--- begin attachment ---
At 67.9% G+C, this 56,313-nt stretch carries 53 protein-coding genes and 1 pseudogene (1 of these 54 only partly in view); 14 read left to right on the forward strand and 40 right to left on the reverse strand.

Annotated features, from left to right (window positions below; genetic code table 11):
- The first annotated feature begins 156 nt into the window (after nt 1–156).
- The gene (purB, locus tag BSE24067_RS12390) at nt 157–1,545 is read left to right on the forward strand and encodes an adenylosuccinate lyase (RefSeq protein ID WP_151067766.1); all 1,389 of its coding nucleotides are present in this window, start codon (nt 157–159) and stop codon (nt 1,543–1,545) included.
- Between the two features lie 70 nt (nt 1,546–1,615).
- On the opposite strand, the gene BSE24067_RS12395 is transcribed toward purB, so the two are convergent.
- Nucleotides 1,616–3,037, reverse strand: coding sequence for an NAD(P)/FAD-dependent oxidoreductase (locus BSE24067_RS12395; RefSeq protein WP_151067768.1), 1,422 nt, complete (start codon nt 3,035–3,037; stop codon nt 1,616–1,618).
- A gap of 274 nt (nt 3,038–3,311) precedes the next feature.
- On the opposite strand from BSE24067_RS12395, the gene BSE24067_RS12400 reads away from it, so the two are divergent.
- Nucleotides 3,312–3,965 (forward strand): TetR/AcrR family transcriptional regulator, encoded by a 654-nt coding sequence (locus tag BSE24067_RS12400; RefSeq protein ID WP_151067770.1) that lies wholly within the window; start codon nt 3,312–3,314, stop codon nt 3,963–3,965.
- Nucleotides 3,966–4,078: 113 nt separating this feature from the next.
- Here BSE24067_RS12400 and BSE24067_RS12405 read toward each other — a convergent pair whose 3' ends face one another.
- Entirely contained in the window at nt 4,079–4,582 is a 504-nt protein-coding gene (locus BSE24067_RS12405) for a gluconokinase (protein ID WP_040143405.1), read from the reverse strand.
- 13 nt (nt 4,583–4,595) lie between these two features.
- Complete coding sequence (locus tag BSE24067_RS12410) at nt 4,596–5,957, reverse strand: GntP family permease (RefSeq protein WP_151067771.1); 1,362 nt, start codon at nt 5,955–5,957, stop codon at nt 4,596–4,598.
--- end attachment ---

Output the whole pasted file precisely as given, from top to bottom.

At 67.9% G+C, this 56,313-nt stretch carries 53 protein-coding genes and 1 pseudogene (1 of these 54 only partly in view); 14 read left to right on the forward strand and 40 right to left on the reverse strand.

Annotated features, from left to right (window positions below; genetic code table 11):
- The first annotated feature begins 156 nt into the window (after nt 1–156).
- The gene (purB, locus tag BSE24067_RS12390) at nt 157–1,545 is read left to right on the forward strand and encodes an adenylosuccinate lyase (RefSeq protein ID WP_151067766.1); all 1,389 of its coding nucleotides are present in this window, start codon (nt 157–159) and stop codon (nt 1,543–1,545) included.
- Between the two features lie 70 nt (nt 1,546–1,615).
- On the opposite strand, the gene BSE24067_RS12395 is transcribed toward purB, so the two are convergent.
- Nucleotides 1,616–3,037, reverse strand: coding sequence for an NAD(P)/FAD-dependent oxidoreductase (locus BSE24067_RS12395; RefSeq protein WP_151067768.1), 1,422 nt, complete (start codon nt 3,035–3,037; stop codon nt 1,616–1,618).
- A gap of 274 nt (nt 3,038–3,311) precedes the next feature.
- On the opposite strand from BSE24067_RS12395, the gene BSE24067_RS12400 reads away from it, so the two are divergent.
- Nucleotides 3,312–3,965 (forward strand): TetR/AcrR family transcriptional regulator, encoded by a 654-nt coding sequence (locus tag BSE24067_RS12400; RefSeq protein ID WP_151067770.1) that lies wholly within the window; start codon nt 3,312–3,314, stop codon nt 3,963–3,965.
- Nucleotides 3,966–4,078: 113 nt separating this feature from the next.
- Here BSE24067_RS12400 and BSE24067_RS12405 read toward each other — a convergent pair whose 3' ends face one another.
- Entirely contained in the window at nt 4,079–4,582 is a 504-nt protein-coding gene (locus BSE24067_RS12405) for a gluconokinase (protein ID WP_040143405.1), read from the reverse strand.
- 13 nt (nt 4,583–4,595) lie between these two features.
- Complete coding sequence (locus tag BSE24067_RS12410) at nt 4,596–5,957, reverse strand: GntP family permease (RefSeq protein WP_151067771.1); 1,362 nt, start codon at nt 5,955–5,957, stop codon at nt 4,596–4,598.